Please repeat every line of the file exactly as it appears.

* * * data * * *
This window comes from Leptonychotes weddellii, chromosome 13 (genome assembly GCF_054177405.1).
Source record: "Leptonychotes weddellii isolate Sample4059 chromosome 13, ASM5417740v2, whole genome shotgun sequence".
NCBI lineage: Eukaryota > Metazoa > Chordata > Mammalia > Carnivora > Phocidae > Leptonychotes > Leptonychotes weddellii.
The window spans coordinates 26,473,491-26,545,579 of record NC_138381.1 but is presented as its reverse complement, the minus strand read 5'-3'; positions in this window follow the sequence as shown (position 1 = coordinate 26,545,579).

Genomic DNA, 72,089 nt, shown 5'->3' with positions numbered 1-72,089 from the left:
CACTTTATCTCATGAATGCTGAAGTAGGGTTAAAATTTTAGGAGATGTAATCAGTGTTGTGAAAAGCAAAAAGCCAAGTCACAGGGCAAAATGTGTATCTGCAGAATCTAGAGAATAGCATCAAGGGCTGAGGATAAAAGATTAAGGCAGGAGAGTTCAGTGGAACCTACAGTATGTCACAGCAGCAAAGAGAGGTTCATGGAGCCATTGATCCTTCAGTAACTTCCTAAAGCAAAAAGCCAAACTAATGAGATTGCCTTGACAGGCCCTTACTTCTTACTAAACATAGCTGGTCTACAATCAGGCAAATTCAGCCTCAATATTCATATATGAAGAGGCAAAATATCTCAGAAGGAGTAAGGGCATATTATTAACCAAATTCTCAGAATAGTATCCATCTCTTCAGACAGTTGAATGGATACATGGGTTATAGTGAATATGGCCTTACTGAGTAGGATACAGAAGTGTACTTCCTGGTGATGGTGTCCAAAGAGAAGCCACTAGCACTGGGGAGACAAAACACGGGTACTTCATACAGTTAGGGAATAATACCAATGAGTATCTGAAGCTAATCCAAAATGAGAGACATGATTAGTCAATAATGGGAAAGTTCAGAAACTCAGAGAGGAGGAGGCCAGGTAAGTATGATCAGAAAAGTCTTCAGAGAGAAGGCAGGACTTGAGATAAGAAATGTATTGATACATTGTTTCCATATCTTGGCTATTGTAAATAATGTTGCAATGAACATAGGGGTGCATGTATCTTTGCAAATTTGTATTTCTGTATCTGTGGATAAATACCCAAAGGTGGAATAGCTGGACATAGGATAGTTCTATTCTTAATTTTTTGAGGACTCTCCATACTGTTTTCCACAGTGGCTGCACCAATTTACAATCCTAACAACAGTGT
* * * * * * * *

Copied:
This window comes from Leptonychotes weddellii, chromosome 13 (genome assembly GCF_054177405.1).
Source record: "Leptonychotes weddellii isolate Sample4059 chromosome 13, ASM5417740v2, whole genome shotgun sequence".
NCBI lineage: Eukaryota > Metazoa > Chordata > Mammalia > Carnivora > Phocidae > Leptonychotes > Leptonychotes weddellii.
The window spans coordinates 26,473,491-26,545,579 of record NC_138381.1 but is presented as its reverse complement, the minus strand read 5'-3'; positions in this window follow the sequence as shown (position 1 = coordinate 26,545,579).

Genomic DNA, 72,089 nt, shown 5'->3' with positions numbered 1-72,089 from the left:
CACTTTATCTCATGAATGCTGAAGTAGGGTTAAAATTTTAGGAGATGTAATCAGTGTTGTGAAAAGCAAAAAGCCAAGTCACAGGGCAAAATGTGTATCTGCAGAATCTAGAGAATAGCATCAAGGGCTGAGGATAAAAGATTAAGGCAGGAGAGTTCAGTGGAACCTACAGTATGTCACAGCAGCAAAGAGAGGTTCATGGAGCCATTGATCCTTCAGTAACTTCCTAAAGCAAAAAGCCAAACTAATGAGATTGCCTTGACAGGCCCTTACTTCTTACTAAACATAGCTGGTCTACAATCAGGCAAATTCAGCCTCAATATTCATATATGAAGAGGCAAAATATCTCAGAAGGAGTAAGGGCATATTATTAACCAAATTCTCAGAATAGTATCCATCTCTTCAGACAGTTGAATGGATACATGGGTTATAGTGAATATGGCCTTACTGAGTAGGATACAGAAGTGTACTTCCTGGTGATGGTGTCCAAAGAGAAGCCACTAGCACTGGGGAGACAAAACACGGGTACTTCATACAGTTAGGGAATAATACCAATGAGTATCTGAAGCTAATCCAAAATGAGAGACATGATTAGTCAATAATGGGAAAGTTCAGAAACTCAGAGAGGAGGAGGCCAGGTAAGTATGATCAGAAAAGTCTTCAGAGAGAAGGCAGGACTTGAGATAAGAAATGTATTGATACATTGTTTCCATATCTTGGCTATTGTAAATAATGTTGCAATGAACATAGGGGTGCATGTATCTTTGCAAATTTGTATTTCTGTATCTGTGGATAAATACCCAAAGGTGGAATAGCTGGACATAGGATAGTTCTATTCTTAATTTTTTGAGGACTCTCCATACTGTTTTCCACAGTGGCTGCACCAATTTACAATCCTAACAACAGTGT